Berryman v. Riegert

Annotate this Case

175 N.W.2d 438 (1970)

Charles W. BERRYMAN, et al., Respondents, v. Stanley A. RIEGERT, et al., Defendants, M. B. Hagen Realty Company, Appellant.

No. 41828.

Supreme Court of Minnesota.

March 6, 1970.

*440 Vesely, Otto & Miller, Hopkins, for appellant.

John D. Flanery, Minneapolis, for respondents.

Heard before KNUTSON, C. J., and NELSON, MURPHY, OTIS, and THEODORE B. KNUDSON, JJ.

OPINION

NELSON, Justice.

Appeal from an order of the District Court of Hennepin County denying motions by defendants for judgment notwithstanding the verdict or for a new trial.

The action was commenced by plaintiffs, Charles W. Berryman and Evelyn M. Berryman, his wife, against defendants, Stanley A. Riegert, Robert Miller, M. B. Hagen Realty Company, and Trinity Universal Insurance Company, alleging that Miller, an employee of M. B. Hagen Realty Company and acting as agent for Riegert, made false representations about a home which Riegert had offered for sale, and that in reliance upon such representations plaintiffs were induced to purchase the home and were damaged thereby.

At the close of the testimony, the court granted defendant Riegert's motion for dismissal. Only defendant M. B. Hagen Realty Company, hereinafter designated Hagen, appeals.

The issue on appeal is whether the verdict for plaintiffs is supported by the evidence.

If all conflicts in the evidence are resolved in favor of the prevailing parties below, the facts appear to be as follows: On June 24, 1965, Stanley A. Riegert listed his Eden Prairie home for sale with Hagen. The area in which the home was located had neither sanitary nor storm sewer drainage. Immediately to the rear of the Riegert lot is a 10-foot drainage easement running between said lot and the neighboring lot. The ditch which is the subject of such easement serves to drain the immediate area and other larger residential areas of surface waters. All of the surface water running through the drainage ditch is carried into a nearby lake through a culvert under an adjoining street. The culvert was plugged in the fall of 1965 and replaced with another culvert by the village of Eden Prairie sometime after October 20, 1965. There is evidence that in the summer and fall of 1965, the lake rose to within 20 feet of the roadway under which the culvert was constructed.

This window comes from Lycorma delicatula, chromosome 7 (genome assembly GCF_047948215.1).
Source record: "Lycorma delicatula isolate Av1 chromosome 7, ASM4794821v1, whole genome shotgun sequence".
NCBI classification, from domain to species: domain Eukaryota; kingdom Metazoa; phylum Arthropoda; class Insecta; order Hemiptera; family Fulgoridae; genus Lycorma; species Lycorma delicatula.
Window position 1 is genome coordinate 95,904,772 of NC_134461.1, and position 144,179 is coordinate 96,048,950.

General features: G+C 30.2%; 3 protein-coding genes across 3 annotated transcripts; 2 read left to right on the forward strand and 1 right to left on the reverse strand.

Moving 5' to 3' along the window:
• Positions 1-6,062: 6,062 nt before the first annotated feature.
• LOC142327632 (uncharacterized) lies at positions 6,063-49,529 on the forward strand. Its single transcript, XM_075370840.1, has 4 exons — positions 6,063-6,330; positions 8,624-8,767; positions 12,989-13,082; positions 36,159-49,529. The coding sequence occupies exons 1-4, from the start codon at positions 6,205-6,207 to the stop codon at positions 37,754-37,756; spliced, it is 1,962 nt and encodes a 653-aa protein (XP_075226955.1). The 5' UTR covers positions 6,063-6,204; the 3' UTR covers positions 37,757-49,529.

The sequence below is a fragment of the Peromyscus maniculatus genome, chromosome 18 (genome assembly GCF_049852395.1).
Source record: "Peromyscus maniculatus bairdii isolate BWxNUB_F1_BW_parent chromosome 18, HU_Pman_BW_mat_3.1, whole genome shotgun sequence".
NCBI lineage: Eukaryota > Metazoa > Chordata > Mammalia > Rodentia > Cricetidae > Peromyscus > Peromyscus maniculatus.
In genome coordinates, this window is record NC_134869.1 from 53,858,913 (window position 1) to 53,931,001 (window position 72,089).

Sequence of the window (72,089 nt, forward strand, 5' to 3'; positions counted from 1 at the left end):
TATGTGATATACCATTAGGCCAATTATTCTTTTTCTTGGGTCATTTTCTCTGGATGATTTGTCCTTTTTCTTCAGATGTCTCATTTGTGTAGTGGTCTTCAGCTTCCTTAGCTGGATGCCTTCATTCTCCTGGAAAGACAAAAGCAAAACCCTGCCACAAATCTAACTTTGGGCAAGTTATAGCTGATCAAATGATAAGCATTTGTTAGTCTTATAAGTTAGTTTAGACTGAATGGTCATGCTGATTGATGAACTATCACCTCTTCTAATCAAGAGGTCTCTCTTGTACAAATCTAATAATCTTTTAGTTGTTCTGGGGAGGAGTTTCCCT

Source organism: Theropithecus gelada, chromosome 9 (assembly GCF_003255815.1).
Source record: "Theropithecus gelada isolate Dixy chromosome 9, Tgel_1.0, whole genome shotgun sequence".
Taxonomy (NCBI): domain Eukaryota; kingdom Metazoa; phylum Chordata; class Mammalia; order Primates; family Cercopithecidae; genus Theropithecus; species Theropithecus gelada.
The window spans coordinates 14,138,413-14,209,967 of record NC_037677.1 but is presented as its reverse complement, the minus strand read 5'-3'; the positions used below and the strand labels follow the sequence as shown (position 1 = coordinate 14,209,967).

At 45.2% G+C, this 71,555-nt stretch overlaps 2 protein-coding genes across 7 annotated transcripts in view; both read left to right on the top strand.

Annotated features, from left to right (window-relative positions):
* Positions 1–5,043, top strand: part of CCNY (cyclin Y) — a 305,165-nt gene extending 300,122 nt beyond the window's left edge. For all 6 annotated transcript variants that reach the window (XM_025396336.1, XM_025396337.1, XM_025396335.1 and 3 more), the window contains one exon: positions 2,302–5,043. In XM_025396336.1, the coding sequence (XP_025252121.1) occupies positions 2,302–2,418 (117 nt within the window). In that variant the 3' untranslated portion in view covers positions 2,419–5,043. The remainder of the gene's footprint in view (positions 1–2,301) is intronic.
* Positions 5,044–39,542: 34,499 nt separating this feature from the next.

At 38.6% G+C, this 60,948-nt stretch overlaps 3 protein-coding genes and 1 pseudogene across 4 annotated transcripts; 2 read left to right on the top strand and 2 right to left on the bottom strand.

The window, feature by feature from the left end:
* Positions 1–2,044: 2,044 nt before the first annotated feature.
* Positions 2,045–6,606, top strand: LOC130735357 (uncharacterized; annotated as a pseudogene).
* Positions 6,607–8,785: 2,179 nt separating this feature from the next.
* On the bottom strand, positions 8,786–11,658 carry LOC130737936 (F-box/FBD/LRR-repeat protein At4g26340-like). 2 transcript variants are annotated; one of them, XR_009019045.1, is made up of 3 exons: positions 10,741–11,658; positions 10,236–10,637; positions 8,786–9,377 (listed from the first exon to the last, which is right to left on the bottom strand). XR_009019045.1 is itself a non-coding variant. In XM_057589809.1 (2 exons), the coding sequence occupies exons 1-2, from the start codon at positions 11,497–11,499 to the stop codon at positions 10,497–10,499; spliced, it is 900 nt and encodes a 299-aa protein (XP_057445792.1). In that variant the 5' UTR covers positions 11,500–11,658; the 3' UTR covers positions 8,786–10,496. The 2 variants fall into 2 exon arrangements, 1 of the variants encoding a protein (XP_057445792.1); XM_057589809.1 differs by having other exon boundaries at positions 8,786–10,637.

Riegert purchased his home in July 1960 at the time it was built. On two occasions *441 after torrential rains in the fall of 1963, he experienced water in his basement. Gutters were installed on the house and no further water problems appear to have occurred as long as the Riegerts occupied the house.

Prior to the listing of the house with Hagen, defendant Robert Miller and 17 other salesmen from the company viewed the premises, both inside and outside, for purposes of valuation. The salesmen knew at the time of the viewing that the area had neither sanitary nor storm sewers and that each owner would have to rely on his separate sewer and water systems.

On September 15, 1965, the Berrymans met with Miller, and after Mr. Berryman informed Miller that he did not want to purchase anything with a water problem, the parties went on a tour of the various homes Hagen had for sale. Miller was asked on cross-examination, "Isn't it true that you started to drive into one driveway with the Berrymans in your car, and Mr. Berryman said, `I don't want to look at that one, it's low, and it looks like I could have water problems in the garage'?" Miller said that he did not know, but he did not deny that Berryman could have made the statement. The parties eventually viewed the Riegert home. The home was located on the highest part of the lot, considerably higher than the surrounding property, and the lot tapered off toward the adjoining lot. At that time, the corner of the adjoining lot was 1 to 4 feet lower than the opposite corner of the Riegert lot.

The Berrymans and Miller then inspected the inside and outside of the Riegert home. Although it was raining on the date of viewing and had been raining for 2 weeks prior thereto, there was no evidence of water in the basement nor around the outside of the premises. Miller testified that on none of the occasions upon which he was present at the Riegert home did he observe any evidence of water or moisture in the basement or of standing water on any of the property.

After the premises had been viewed, Miller stated to the Berrymans, "You can see for yourself that it is a high and dry lot." Berryman testified that while he was inspecting the rear of the property he made the statement to Miller, "The lot appears to be a nice, sloping lot with no water problems." Miller confirmed the content of this statement and replied, "After the rains we have had here, if there is no water here now, there never should be any."

After signing the purchase agreement, the Berrymans returned to the premises on two occasions prior to the closing date and saw no evidence of water standing on the outside or in the basement.

The Berrymans completed the purchase and moved into the house October 12, 1965. On about October 20, 1965, they experienced water on the basement floor which rose to a point from 1 to 3 inches in depth. Prior to this time, they had noticed that water had appeared in the back yard and had progressively risen to a point where on October 19 it had reached a foot in depth on one part of the yard.

Berryman testified that the presence of the water had reduced the value of the house from $17,750 the purchase price of the home to $14,750. Prior to the purchase, an appraiser for the Veterans Administration appraised the home at $17,750.

There was also evidence adduced at trial that between September 15, 1965, the date the Berrymans signed the purchase agreement, and October 12, 1965, the date the Berrymans first occupied the home, the adjoining neighbors raised the level of their property in the back yard from a position 1 to 4 feet below the Riegert-Berryman property to a point 1½ to 2 feet above it.